All You Need To Know About Montessori Teaching Method
Montessori education is a hot trend right now. If you are reading this then you might have heard of it. If you’re interested in becoming a Montessori teacher or want to create a Montessori environment in your home or classroom, we have just the right stuff for you.
But before we start let’s first cover the basics.
What is Montessori Teaching Method?
Montessori is a method of education that is based on self-directed activity, hands-on learning and collaborative play. In Montessori classrooms children make innovative choices in their learning, while the classroom and the teacher provide age-appropriate activities to guide the process. Children work in groups and individually to discover and explore knowledge of the world and to build up their maximum potential. Montessori classrooms are wonderfully designed to meet the needs of children in a specific age range. Italian physician and teacher Dr. Maria Montessori found that experiential learning in this type of classroom led to a deeper understanding of language, mathematics, science, music, social interactions and much more.
In 2005 a study revealed that Montessori students, aged between 3 to 11, outperformed traditional education on maths and science.
Now that you know what it is, you might be asking about the Montessori teaching materials. Okay so, let’s dive in.
Montessori Teaching Materials
Every material in a Montessori classroom supports an aspect of child development, creating a match between the child’s innate interests and the available activities. Children can learn through their own experience and at their own pace. You might see a 4-year-old boy forming words using 3-dimensional letters called “the movable alphabet.” A 2½ -year-old may be sitting by a teacher, pouring water from 1 tiny pitcher to another. Several children kneeling on the floor may be struggling over a puzzle map of South America. Throughout the room, children will be sorting, stacking, and manipulating all sorts of beautiful objects made of a range of materials and textures. Many of these objects will be made of smooth polished wood. Others are made of enameled metal, wicker, and fabric. Also available to discover are items from nature, such as seashells and birds’ nests. Montessori teachers believe that children learn from their mistakes. Children treasure their learning materials and enjoy learning to take care of them “all by myself.” Each learning material teaches just 1 skill or concept at a time. For instance, we know that young children need to learn how to button buttons and tie bows. Dr. Montessori designed “dressing frames” for children to practice on. Montessori materials allow the child to decide if he has done the exercise correctly. A special set of 10 blocks of graduated sizes called “the pink tower” may be used just for stacking; combined with “the brown stair” for comparison; or used with construction paper to trace, cut, and make a paper design. Montessori materials use real objects and actions to transform abstract ideas into concrete form. For instance, the decimal system is basic to understanding math.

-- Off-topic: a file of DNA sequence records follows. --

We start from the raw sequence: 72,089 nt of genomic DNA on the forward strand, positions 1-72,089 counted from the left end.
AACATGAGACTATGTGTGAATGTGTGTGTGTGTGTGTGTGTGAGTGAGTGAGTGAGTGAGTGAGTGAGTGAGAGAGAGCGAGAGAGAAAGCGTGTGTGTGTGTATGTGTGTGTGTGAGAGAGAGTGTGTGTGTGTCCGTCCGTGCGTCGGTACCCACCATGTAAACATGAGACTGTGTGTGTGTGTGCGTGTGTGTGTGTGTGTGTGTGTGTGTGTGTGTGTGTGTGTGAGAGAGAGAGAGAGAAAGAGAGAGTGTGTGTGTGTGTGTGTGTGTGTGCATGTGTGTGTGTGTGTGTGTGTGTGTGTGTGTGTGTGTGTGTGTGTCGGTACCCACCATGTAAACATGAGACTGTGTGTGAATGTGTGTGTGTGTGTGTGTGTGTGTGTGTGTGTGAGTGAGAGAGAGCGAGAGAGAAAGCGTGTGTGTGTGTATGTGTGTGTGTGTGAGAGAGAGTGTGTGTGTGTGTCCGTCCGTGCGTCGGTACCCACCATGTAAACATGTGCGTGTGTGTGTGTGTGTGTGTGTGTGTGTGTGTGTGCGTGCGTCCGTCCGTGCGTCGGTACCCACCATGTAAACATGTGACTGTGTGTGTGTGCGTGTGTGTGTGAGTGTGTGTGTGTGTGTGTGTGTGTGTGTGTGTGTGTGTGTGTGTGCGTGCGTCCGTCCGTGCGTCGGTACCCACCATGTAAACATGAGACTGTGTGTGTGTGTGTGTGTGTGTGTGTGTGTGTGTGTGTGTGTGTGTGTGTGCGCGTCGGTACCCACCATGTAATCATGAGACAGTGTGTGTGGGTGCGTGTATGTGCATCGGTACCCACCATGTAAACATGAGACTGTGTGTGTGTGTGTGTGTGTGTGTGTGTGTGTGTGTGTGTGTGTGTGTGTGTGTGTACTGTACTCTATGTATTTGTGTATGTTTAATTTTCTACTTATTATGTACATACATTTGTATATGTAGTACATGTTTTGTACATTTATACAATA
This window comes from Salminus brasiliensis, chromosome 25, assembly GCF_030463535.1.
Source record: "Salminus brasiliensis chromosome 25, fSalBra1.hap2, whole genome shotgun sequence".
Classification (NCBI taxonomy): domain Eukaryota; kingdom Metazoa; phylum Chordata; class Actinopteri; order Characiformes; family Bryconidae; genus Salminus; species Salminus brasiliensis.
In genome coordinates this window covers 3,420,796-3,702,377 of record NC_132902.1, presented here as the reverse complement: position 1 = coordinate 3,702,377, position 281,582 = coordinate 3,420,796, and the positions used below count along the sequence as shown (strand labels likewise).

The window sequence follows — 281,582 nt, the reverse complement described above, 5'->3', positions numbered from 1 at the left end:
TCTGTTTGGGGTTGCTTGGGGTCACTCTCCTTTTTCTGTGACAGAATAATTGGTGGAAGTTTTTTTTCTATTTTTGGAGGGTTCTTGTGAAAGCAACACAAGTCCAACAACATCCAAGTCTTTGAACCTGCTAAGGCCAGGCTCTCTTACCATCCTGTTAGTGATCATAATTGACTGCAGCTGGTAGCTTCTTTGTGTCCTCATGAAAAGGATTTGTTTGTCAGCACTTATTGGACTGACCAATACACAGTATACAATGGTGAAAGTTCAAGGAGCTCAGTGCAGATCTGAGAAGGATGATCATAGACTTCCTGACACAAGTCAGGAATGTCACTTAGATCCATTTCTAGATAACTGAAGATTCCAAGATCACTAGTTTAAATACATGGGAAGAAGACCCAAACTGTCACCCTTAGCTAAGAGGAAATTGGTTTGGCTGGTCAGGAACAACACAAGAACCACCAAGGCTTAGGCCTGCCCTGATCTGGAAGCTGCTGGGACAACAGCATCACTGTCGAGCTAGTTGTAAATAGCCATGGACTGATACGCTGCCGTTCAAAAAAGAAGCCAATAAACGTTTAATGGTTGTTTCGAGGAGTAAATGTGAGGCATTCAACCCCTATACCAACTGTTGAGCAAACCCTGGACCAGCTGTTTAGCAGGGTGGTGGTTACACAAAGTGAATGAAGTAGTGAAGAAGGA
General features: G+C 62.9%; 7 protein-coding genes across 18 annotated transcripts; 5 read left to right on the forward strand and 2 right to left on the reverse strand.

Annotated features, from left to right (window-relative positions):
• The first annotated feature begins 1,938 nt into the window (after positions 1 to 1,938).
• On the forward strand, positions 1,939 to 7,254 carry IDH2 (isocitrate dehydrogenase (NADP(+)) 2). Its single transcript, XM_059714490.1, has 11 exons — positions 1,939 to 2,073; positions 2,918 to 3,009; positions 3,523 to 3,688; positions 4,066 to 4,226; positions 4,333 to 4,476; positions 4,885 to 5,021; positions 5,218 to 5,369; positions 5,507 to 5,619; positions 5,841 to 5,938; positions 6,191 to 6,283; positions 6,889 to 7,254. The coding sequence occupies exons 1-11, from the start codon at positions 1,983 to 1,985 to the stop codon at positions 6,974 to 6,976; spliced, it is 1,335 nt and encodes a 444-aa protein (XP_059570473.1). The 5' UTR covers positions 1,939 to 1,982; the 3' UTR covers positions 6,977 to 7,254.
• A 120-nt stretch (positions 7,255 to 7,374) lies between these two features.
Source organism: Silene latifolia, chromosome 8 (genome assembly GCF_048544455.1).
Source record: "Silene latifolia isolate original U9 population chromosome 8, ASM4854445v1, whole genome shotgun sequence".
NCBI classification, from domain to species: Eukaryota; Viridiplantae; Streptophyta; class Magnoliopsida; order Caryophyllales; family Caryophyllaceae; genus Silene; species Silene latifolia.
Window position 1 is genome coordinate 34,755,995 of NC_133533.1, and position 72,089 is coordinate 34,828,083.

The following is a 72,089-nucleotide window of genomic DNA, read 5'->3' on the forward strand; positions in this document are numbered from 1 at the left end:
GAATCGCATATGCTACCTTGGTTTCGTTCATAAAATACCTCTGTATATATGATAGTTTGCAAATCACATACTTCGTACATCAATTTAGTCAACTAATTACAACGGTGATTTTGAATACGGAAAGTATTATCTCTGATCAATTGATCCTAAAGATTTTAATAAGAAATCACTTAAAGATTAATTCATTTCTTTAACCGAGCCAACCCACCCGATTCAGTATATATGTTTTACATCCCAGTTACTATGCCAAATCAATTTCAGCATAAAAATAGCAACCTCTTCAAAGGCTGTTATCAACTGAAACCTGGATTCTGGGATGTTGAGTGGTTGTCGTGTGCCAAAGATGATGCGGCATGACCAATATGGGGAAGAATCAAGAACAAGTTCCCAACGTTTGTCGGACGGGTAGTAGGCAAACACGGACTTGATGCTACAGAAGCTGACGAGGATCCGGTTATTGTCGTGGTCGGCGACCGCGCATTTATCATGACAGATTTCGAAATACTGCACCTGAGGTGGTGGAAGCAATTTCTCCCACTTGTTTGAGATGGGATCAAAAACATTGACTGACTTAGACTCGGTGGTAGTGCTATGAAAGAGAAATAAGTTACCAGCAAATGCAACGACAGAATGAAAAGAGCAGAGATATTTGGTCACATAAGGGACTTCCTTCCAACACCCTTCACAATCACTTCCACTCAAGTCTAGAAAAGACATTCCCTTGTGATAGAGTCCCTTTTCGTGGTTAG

Now from a neutral point of view let’s look into some pros and cons.
Pros and Cons of Montessori Education:
Every education system has pros and cons for both teachers and students, and Montessori is no different.
Some benefits of Montessori education include:
- Children learn independence
- Multi-age classrooms help students learn from and support one another
- Children learn at their own pace
- Children are often more excited to learn because they’re learning about things in which they’re interested
While there are many benefits to Montessori education, critics do find some detriments to the system:
- Teachers may have trouble letting students pick their own activities
- Some students may not deal well with the lack of traditional classroom structure
- Students may have difficulty transitioning to a traditional classroom later
The term “Montessori” is able to be used by anyone, whether the school is truly Montessori or not